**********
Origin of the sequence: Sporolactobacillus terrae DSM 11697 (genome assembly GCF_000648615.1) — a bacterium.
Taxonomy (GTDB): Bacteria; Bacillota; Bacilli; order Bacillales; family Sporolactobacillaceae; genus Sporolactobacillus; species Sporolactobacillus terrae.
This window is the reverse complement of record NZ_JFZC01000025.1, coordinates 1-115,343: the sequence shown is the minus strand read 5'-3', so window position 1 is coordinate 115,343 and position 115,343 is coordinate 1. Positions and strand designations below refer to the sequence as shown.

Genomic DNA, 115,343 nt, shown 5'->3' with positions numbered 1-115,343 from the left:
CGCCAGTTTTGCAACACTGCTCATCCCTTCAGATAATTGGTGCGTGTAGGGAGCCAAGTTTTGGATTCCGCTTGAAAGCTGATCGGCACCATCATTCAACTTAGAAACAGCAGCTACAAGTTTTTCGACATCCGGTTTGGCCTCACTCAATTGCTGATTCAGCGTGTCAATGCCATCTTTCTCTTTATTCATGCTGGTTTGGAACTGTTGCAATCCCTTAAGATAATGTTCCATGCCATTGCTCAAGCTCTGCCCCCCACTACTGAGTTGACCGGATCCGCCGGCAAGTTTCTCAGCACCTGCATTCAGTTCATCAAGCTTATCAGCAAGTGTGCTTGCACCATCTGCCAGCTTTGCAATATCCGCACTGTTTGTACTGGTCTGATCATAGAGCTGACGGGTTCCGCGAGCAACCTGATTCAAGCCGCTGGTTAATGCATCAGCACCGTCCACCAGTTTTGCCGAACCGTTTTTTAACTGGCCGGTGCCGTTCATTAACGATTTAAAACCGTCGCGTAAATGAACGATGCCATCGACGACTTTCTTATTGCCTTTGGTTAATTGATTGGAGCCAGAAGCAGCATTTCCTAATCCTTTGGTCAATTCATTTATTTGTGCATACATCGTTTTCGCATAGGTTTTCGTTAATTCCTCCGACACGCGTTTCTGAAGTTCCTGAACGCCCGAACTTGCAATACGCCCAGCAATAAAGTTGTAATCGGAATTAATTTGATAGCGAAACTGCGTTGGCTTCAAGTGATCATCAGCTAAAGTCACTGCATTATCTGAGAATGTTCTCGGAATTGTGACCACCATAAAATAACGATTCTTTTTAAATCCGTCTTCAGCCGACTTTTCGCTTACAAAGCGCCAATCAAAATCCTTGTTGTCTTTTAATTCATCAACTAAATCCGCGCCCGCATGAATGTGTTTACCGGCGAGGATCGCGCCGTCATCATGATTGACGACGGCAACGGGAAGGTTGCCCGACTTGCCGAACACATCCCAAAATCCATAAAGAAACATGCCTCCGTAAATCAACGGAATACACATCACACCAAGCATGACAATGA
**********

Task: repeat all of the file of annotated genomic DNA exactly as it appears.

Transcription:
Origin of the sequence: Sporolactobacillus terrae DSM 11697 (genome assembly GCF_000648615.1) — a bacterium.
Taxonomy (GTDB): Bacteria; Bacillota; Bacilli; order Bacillales; family Sporolactobacillaceae; genus Sporolactobacillus; species Sporolactobacillus terrae.
This window is the reverse complement of record NZ_JFZC01000025.1, coordinates 1-115,343: the sequence shown is the minus strand read 5'-3', so window position 1 is coordinate 115,343 and position 115,343 is coordinate 1. Positions and strand designations below refer to the sequence as shown.

Genomic DNA, 115,343 nt, shown 5'->3' with positions numbered 1-115,343 from the left:
CGCCAGTTTTGCAACACTGCTCATCCCTTCAGATAATTGGTGCGTGTAGGGAGCCAAGTTTTGGATTCCGCTTGAAAGCTGATCGGCACCATCATTCAACTTAGAAACAGCAGCTACAAGTTTTTCGACATCCGGTTTGGCCTCACTCAATTGCTGATTCAGCGTGTCAATGCCATCTTTCTCTTTATTCATGCTGGTTTGGAACTGTTGCAATCCCTTAAGATAATGTTCCATGCCATTGCTCAAGCTCTGCCCCCCACTACTGAGTTGACCGGATCCGCCGGCAAGTTTCTCAGCACCTGCATTCAGTTCATCAAGCTTATCAGCAAGTGTGCTTGCACCATCTGCCAGCTTTGCAATATCCGCACTGTTTGTACTGGTCTGATCATAGAGCTGACGGGTTCCGCGAGCAACCTGATTCAAGCCGCTGGTTAATGCATCAGCACCGTCCACCAGTTTTGCCGAACCGTTTTTTAACTGGCCGGTGCCGTTCATTAACGATTTAAAACCGTCGCGTAAATGAACGATGCCATCGACGACTTTCTTATTGCCTTTGGTTAATTGATTGGAGCCAGAAGCAGCATTTCCTAATCCTTTGGTCAATTCATTTATTTGTGCATACATCGTTTTCGCATAGGTTTTCGTTAATTCCTCCGACACGCGTTTCTGAAGTTCCTGAACGCCCGAACTTGCAATACGCCCAGCAATAAAGTTGTAATCGGAATTAATTTGATAGCGAAACTGCGTTGGCTTCAAGTGATCATCAGCTAAAGTCACTGCATTATCTGAGAATGTTCTCGGAATTGTGACCACCATAAAATAACGATTCTTTTTAAATCCGTCTTCAGCCGACTTTTCGCTTACAAAGCGCCAATCAAAATCCTTGTTGTCTTTTAATTCATCAACTAAATCCGCGCCCGCATGAATGTGTTTACCGGCGAGGATCGCGCCGTCATCATGATTGACGACGGCAACGGGAAGGTTGCCCGACTTGCCGAACACATCCCAAAATCCATAAAGAAACATGCCTCCGTAAATCAACGGAATACACATCACACCAAGCATGACAATGA